Yesterday, I talked about Python at the FOSS Day at Mount Carmel College For Women.
I was not able to attend the earlier sessions in the day because my team (at work) is making a release soon and as expected, that means crunch time. I managed to make time for presenting my own talk and attending Shreyas’ talk (who spoke after me).
Before I started my talk, Surjo warned me to make my talk as non-technical as possible. I was informed that some of the earlier talks had not been well received by the audience since it was “too technical”. That reminded me of Guy Kawasaki’s notes from a Stevenote where he says it helps that Steve has a beautiful operating system to show off, and for me, it helps that I have a beautiful language to show off, heh.
Earlier in the day, I had reminded myself of Simon’s notes on public speaking where he makes two good suggestions:
- Show, don’t tell
- Never, ever put up a whole slide full of code
Following this advice, I had stripped down the content of my presentation (the same presentation that I have used earlier for beginner Python talks) to the bare minimum.
The mistake in my last talk at foss.in was that I had made the slides too detailed and I suffered by trying to “stick to the slides”. Since I had avoided that this time, I had a free hand in what I spoke and actually used the slides for what they were meant – a reminder of what topics to talk about and not a replacement for the speaker. As a result, my talk was better than I anticipated.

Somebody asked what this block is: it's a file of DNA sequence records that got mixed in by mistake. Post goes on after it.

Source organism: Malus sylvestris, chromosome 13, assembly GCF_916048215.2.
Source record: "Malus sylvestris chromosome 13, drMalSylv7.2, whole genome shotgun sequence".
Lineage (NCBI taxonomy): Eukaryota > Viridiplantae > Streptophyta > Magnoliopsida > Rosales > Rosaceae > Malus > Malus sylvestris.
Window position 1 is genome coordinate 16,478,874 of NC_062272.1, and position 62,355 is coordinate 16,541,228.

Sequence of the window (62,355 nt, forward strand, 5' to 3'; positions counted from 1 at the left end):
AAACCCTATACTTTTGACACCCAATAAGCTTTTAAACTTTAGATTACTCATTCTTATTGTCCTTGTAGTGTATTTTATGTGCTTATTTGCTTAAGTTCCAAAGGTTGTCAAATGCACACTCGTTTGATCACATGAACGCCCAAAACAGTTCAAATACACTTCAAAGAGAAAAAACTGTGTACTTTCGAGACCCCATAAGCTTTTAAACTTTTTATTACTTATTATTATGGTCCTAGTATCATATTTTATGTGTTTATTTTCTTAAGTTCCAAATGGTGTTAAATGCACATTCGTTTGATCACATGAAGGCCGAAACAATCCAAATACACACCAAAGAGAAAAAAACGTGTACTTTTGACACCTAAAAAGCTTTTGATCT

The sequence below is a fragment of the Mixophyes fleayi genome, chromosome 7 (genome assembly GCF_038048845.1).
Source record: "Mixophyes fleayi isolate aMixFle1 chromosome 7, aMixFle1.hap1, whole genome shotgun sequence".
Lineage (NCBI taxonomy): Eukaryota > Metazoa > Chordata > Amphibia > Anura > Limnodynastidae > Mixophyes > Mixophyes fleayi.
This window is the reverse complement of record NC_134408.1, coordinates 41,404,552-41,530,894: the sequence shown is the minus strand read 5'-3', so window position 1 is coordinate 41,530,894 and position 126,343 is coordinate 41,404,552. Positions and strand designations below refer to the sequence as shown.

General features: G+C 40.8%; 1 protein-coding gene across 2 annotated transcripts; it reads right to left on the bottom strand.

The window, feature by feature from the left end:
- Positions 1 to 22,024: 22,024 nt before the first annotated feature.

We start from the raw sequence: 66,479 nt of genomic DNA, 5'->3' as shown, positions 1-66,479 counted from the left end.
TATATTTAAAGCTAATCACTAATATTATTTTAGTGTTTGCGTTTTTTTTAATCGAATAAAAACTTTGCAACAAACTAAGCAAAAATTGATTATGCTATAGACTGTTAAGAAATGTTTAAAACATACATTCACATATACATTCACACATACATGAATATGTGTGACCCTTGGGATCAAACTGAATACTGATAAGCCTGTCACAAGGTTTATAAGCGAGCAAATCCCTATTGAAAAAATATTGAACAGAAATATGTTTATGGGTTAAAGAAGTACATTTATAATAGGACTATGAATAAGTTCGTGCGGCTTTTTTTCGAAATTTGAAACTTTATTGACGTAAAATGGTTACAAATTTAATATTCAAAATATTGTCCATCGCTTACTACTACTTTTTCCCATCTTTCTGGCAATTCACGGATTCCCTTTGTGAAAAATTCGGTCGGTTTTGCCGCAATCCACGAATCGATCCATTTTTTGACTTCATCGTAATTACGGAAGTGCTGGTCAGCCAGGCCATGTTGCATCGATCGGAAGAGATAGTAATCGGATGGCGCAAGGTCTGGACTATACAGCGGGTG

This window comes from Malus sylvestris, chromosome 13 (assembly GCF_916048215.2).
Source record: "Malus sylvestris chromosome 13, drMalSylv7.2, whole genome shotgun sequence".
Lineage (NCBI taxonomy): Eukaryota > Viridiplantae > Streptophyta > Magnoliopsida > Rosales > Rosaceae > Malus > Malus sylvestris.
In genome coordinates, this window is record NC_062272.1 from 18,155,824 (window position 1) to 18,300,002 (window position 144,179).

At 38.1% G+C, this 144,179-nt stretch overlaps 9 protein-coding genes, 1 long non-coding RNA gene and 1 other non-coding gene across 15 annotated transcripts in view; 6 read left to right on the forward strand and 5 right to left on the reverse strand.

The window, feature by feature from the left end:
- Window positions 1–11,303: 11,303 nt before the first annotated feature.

Since I was asked to try to make the talk non-technical and I had also perceived the audience to have a short attention span, I decided to make the talk more about interaction rather than about Python. Most of them knew about C, so I followed the principle of “always start from the known to the unknown” and kept comparing C to Python and that helped to keep them interested. I knew the talk was going well when I compared their 6-line version of Hello World in C to 1 line in Python, and when I demoed some simple statements and asked them “I just ran a program, but where’s the semicolon?” – that surprised them and they started clapping. From there on, it was all about keeping them enthused.
I asked them if they liked cricketers or film stars, and they gave an overwhelming response that cricketers were preferred. So, I wrote a Python list and added names of cricketers they liked (Irfan Pathan is popular indeed) and asked them how they would get the second and third cricketers names in a C array and compared that with slicing in Python and that received cheers as well.
One of the few mistakes I did was waste a lot of time in the last part of my talk trying to download FeedParser to demonstrate how to use it.
After the talk was over, I received some good feedback as well as questions, which is always a good sign. It’s good to know that I’m improving my speaking skills. I’ve come a long way from a kid who thought thrice before standing up in class.
Interestingly, this has been my 10th talk on stage.